Scene 9


PEACHUM. Dear Wifebe a little pacifiedDon't let your Passion run awaywith your Senses. PollyI grant youhath done a rash thing.

MRS. PEACHUM. If she had had only an Intrigue with the Fellowwhy the verybest Families have excused and huddled up a Frailty of that sort. 'Tis MarriageHusbandthat makes it a Blemish.

PEACHUM. But MoneyWifeis the true Fuller's-Earth for Reputationsthereis not a Spot or a Stain but what it can take out. A rich Rogue now-a-days isfit Company for any Gentleman; and the Worldmy Dearhath not such a contemptfor Roguery as you imagine. I tell youWifeI can make this Match turn to ourAdvantage.

MRS. PEACHUM. I am very sensibleHusbandthat Captain Macheath is worthMoneybut I am in doubt whether he hath not two or three Wives alreadyandthen if he should die in a Session or twoPolly's Dower would come into aDispute.

PEACHUM. Thatindeedis a Point which ought to be consider'd.

Air XI.- A Soldier and a Sailor.

A Fox may steal your HensSir

A Whore your Health and PenceSir

Your Daughter rob your ChestSir

Your Wife may steal your RestSir.

A Thief your Goods and Plate.

But this is all but picking

With RestPenceChest and Chicken;

It ever was decreedSir

If Lawyer's Hand is fee'dSir

He steals your whole Estate. The Lawyers are bitter Enemies to those in ourWay. They don't care that any body should get a clandestine Livelihood butthemselves.

Scene 10


POLLY. 'Twas only Nimming Ned. He brought in a Damask Window-CurtainaHoop-Petticoata pair of Silver Candlesticksand one Silk Stockingfrom theFire that happen'd last Night.

PEACHUM. There is not a Fellow that is cleverer in his wayand saves moreGoods out of the Fire than Ned. But nowPollyto your Affair; for Matters mustbe left as they are. You are marriedthenit seems?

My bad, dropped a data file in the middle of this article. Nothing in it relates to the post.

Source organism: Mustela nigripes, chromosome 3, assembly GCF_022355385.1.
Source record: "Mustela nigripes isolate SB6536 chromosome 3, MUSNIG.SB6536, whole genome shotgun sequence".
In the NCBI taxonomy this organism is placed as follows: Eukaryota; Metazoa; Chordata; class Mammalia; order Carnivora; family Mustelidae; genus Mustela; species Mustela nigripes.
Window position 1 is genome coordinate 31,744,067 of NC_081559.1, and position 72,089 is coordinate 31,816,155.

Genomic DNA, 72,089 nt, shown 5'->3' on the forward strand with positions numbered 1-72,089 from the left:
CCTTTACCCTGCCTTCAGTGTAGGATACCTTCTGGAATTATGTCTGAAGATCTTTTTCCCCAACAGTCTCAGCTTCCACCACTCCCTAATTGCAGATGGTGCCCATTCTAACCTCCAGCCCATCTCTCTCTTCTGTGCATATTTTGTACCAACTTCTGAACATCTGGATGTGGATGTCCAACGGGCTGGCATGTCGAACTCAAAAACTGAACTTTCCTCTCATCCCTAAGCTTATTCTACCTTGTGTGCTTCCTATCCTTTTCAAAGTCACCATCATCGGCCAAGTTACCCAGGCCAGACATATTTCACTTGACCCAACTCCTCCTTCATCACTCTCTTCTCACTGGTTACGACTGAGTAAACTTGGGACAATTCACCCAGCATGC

POLLY. YesSir.

PEACHUM. And how do you propose to liveChild?

POLLY. Like other WomenSirupon the Industry of my Husband.

MRS. PEACHUM. Whatis the Wench turn'd Fool? A Highwayman's Wifelike aSoldier'shath as little of his Payas of his Company.

PEACHUM. And had not you the common Views of a Gentlewoman in your MarriagePolly?

POLLY. I don't know what you meanSir.

PEACHUM. Of a Jointureand of being a Widow.

POLLY. But I love himSir; how then could I have Thoughts of parting withhim?

PEACHUM. Parting with him! Whythis is the whole Scheme and Intention of allMarriage Articles. The comfortable Estate of Widow-hoodis the only Hope thatkeeps up a Wife's Spirits. Where is the Woman who would scruple to be a Wifeifshe had it in her Power to be a Widowwhenever she pleas'd? If you have anyViews of this sortPollyI shall think the Match not so very unreasonable.

POLLY. How I dread to hear your Advice! Yet I must beg you to explainyourself.

PEACHUM. Secure what he hath gothave him peach'd the next Sessionsandthen at once you are made a rich Widow.